Definitions for: Edge


[n] a sharp side formed by the intersection of two surfaces of an object; "he rounded the edges of the box"
[n] a strip near the boundary of an object; "he jotted a note on the margin of the page"
[n] a slight competitive advantage; "he had an edge on the competition"
[n] the attribute of urgency; "his voice had an edge to it"
[n] the boundary of a surface
[n] a line determining the limits of an area
[v] provide with an edge; "edge a blade"
[v] lie adjacent to another or share a boundary; "Canada adjoins the U.S."; "England marches with Scotland"
[v] advance slowly, as if by inches; "He edged towards the car"
[v] provide with a border or edge; "edge the tablecloth with embroidery"



Webster (1913) Definition: Edge, n. [OE. eg, egge, AS. ecg; akin to OHG. ekka, G.
ecke, Icel. & Sw. egg, Dan. eg, and to L. acies, Gr. ? point,
Skr. a?ri edge. ??. Cf. Egg, v. t., Eager, Ear spike of
corn, Acute.]
1. The thin cutting side of the blade of an instrument; as,
the edge of an ax, knife, sword, or scythe. Hence,
figuratively, that which cuts as an edge does, or wounds
deeply, etc.

He which hath the sharp sword with two edges. --Rev.
ii. 12.

Slander, Whose edge is sharper than the sword.
--Shak.

2. Any sharp terminating border; a margin; a brink; extreme
verge; as, the edge of a table, a precipice.

Upon the edge of yonder coppice. --Shak.

In worst extremes, and on the perilous edge Of
battle. --Milton.

Pursue even to the very edge of destruction. --Sir
W. Scott.

3. Sharpness; readiness of fitness to cut; keenness;
intenseness of desire.

The full edge of our indignation. --Sir W.
Scott.

Death and persecution lose all the ill that they can
have, if we do not set an edge upon them by our
fears and by our vices. --Jer. Taylor.

4. The border or part adjacent to the line of division; the
beginning or early part; as, in the edge of evening. ``On
the edge of winter.'' --Milton.

Edge joint (Carp.), a joint formed by two edges making a
corner.

Edge mill, a crushing or grinding mill in which stones roll
around on their edges, on a level circular bed; -- used
for ore, and as an oil mill. Called also Chilian mill.


Edge molding (Arch.), a molding whose section is made up of
two curves meeting in an angle.

Edge plane.
(a) (Carp.) A plane for edging boards.
(b) (Shoemaking) A plane for edging soles.

Edge play, a kind of swordplay in which backswords or
cutlasses are used, and the edge, rather than the point,
is employed.

Edge rail. (Railroad)
(a) A rail set on edge; -- applied to a rail of more depth
than width.
(b) A guard rail by the side of the main rail at a switch.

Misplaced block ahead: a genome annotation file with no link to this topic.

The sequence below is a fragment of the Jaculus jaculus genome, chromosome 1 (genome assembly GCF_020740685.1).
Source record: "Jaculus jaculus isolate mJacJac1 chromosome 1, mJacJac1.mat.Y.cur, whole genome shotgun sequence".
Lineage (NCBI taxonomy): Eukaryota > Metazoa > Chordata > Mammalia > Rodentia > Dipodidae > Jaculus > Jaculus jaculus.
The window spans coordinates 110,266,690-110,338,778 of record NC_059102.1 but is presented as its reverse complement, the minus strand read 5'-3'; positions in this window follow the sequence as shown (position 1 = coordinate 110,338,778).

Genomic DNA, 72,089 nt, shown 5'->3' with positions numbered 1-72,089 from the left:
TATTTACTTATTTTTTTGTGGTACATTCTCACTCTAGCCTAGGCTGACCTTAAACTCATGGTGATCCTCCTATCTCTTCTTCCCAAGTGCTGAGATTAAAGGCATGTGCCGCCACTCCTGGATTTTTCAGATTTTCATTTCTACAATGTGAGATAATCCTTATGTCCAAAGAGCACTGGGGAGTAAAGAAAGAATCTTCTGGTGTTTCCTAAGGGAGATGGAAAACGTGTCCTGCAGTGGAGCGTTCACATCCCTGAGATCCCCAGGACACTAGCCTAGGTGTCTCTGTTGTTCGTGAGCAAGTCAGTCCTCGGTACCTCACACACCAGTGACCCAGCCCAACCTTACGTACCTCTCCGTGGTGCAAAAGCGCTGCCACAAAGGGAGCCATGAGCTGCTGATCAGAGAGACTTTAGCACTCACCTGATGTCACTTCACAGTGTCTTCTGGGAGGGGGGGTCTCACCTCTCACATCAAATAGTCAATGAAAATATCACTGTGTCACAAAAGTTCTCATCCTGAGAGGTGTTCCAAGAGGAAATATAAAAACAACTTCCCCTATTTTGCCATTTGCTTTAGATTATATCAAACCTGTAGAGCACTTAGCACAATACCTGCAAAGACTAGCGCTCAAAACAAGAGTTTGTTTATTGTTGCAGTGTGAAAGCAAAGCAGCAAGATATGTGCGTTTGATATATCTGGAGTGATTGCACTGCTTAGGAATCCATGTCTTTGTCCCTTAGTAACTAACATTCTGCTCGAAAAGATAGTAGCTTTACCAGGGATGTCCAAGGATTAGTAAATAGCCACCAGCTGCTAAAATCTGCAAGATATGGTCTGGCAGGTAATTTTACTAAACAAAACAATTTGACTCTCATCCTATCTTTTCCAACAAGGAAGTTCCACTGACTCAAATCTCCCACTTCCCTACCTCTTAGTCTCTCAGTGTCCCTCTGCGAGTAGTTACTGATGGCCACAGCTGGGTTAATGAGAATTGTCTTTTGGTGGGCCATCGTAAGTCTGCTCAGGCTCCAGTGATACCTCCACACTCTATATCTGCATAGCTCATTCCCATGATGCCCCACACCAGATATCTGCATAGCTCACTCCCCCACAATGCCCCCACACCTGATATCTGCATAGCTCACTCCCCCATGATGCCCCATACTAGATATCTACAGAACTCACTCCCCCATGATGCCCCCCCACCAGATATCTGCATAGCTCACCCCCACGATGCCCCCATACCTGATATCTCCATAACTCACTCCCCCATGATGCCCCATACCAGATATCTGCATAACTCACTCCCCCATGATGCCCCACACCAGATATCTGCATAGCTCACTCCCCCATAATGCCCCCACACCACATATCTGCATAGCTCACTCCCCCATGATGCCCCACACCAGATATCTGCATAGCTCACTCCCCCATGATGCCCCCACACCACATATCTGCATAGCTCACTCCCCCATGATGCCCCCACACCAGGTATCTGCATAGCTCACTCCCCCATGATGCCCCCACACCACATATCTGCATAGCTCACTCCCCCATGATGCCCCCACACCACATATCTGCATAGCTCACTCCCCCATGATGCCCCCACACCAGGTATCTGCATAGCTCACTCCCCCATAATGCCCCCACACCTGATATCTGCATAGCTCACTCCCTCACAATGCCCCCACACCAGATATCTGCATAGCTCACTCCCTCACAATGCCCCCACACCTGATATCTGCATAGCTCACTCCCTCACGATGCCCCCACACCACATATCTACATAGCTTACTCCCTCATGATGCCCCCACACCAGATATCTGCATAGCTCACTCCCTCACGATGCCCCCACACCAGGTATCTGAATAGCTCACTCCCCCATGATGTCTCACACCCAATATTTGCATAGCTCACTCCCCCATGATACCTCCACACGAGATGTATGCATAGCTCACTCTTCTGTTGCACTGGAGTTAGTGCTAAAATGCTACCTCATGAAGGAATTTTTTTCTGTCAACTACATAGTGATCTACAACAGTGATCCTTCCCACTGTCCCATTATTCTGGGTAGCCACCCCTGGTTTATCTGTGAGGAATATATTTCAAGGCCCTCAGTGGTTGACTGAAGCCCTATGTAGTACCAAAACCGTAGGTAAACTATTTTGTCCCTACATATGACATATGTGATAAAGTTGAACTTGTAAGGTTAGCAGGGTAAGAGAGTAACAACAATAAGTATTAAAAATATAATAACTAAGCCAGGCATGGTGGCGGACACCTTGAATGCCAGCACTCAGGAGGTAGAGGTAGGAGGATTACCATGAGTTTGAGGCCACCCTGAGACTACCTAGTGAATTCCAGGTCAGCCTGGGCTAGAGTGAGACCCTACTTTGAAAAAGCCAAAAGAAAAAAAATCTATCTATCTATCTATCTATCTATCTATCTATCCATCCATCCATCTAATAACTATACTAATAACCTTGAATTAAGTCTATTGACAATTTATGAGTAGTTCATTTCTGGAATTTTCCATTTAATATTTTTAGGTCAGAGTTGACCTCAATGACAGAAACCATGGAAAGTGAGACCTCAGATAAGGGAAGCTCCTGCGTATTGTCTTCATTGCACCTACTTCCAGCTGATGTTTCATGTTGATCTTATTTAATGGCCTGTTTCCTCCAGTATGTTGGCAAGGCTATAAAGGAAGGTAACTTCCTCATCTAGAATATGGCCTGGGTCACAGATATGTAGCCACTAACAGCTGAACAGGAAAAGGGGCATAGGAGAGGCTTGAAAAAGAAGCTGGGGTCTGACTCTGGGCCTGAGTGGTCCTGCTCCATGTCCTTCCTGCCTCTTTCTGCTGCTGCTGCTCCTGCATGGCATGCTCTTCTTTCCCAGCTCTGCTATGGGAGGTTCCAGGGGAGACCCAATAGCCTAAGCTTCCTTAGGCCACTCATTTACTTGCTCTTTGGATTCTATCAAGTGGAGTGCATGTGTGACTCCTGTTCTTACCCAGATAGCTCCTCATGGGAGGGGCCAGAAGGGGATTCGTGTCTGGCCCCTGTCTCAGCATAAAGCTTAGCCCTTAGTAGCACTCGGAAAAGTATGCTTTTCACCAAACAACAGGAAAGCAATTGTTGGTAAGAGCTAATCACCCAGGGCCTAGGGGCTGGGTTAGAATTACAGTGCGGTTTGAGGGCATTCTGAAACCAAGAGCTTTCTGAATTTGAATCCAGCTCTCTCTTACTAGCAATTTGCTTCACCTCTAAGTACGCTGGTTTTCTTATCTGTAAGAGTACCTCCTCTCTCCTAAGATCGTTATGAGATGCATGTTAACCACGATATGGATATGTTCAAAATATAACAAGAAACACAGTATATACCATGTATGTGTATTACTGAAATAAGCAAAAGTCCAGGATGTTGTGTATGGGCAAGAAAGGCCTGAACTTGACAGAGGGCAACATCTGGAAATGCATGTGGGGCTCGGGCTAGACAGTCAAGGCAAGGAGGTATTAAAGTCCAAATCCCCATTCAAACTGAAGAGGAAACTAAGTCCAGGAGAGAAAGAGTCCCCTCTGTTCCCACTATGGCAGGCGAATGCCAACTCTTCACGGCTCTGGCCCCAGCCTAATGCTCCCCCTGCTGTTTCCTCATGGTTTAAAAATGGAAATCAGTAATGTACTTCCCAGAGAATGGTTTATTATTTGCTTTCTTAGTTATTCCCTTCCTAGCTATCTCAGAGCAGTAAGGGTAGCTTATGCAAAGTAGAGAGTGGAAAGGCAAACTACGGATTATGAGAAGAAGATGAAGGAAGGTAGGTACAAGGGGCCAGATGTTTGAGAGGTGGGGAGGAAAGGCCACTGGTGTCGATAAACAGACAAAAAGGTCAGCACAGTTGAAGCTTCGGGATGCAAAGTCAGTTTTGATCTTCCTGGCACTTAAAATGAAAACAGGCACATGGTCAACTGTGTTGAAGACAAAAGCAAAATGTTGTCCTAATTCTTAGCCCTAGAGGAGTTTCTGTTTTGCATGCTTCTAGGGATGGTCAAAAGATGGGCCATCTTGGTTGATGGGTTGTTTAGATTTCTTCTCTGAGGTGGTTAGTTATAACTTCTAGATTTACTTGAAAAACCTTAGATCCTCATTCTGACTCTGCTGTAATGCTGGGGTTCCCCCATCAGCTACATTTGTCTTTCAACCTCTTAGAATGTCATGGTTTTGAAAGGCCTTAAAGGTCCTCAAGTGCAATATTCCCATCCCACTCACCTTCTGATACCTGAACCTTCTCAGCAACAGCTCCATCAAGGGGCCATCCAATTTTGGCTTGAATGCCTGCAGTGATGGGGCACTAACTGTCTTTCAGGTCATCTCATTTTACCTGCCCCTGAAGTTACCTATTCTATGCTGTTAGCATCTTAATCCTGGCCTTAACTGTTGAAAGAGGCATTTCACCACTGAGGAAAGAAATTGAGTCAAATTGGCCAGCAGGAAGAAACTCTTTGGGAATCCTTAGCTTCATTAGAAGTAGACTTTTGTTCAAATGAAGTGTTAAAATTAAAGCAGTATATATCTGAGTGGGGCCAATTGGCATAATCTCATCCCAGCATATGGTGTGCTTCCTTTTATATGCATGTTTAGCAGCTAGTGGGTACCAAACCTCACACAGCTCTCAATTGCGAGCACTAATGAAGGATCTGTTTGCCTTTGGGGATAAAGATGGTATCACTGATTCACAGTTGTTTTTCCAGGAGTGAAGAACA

--Knight.

Edge railway, a railway having the rails set on edge.

Edge stone, a curbstone.

Edge tool.
(a) Any tool instrument having a sharp edge intended for
cutting.
(b) A tool for forming or dressing an edge; an edging
tool.

To be on edge, to be eager, impatient, or anxious.

To set the teeth on edge, to cause a disagreeable tingling
sensation in the teeth, as by bringing acids into contact
with them. --Bacon.


Edge, v. t. [imp. & p. p. Edged; p. pr. & vb. n.
Edging.]
1. To furnish with an edge as a tool or weapon; to sharpen.

To edge her champion's sword. --Dryden.

2. To shape or dress the edge of, as with a tool.

3. To furnish with a fringe or border; as, to edge a dress;
to edge a garden with box.

Hills whose tops were edged with groves. --Pope.

4. To make sharp or keen, figuratively; to incite; to
exasperate; to goad; to urge or egg on. [Obs.]

By such reasonings, the simple were blinded, and the
malicious edged. --Hayward.

5. To move by little and little or cautiously, as by pressing
forward edgewise; as, edging their chairs forwards.
--Locke.


Edge, v. i.
1. To move sideways; to move gradually; as, edge along this
way.

2. To sail close to the wind.

I must edge up on a point of wind. --Dryden.

To edge away or off (Naut.), to increase the distance
gradually from the shore, vessel, or other object.

To edge down (Naut.), to approach by slow degrees, as when
a sailing vessel approaches an object in an oblique
direction from the windward.

To edge in, to get in edgewise; to get in by degrees.

To edge in with, as with a coast or vessel (Naut.), to
advance gradually, but not directly, toward it.

Synonyms: abut, adjoin, border, border, border, bound, boundary, butt, butt against, butt on, inch, march, margin, sharpness

See Also: advance, bevel, bezel, border, border, bound, boundary, bounds, brim, brink, brink, cant, chamfer, contact, curb, cutting edge, deckle, deckle edge, edge in, edge up, favorable position, favourable position, featheredge, fringe, furnish, go on, kerb, knife edge, leading edge, limb, line, lip, lower bound, march on, margin, meet, milling, molding, moulding, move on, neighbor, neighbour, outer boundary, pass on, perimeter, periphery, progress, provide, razor edge, render, rim, rim, roadside, selvage, selvedge, sharpen, shoulder, side, slip, strip, superiority, supply, thalweg, threshold, touch, trailing edge, upper bound, urgency, verge, wayside

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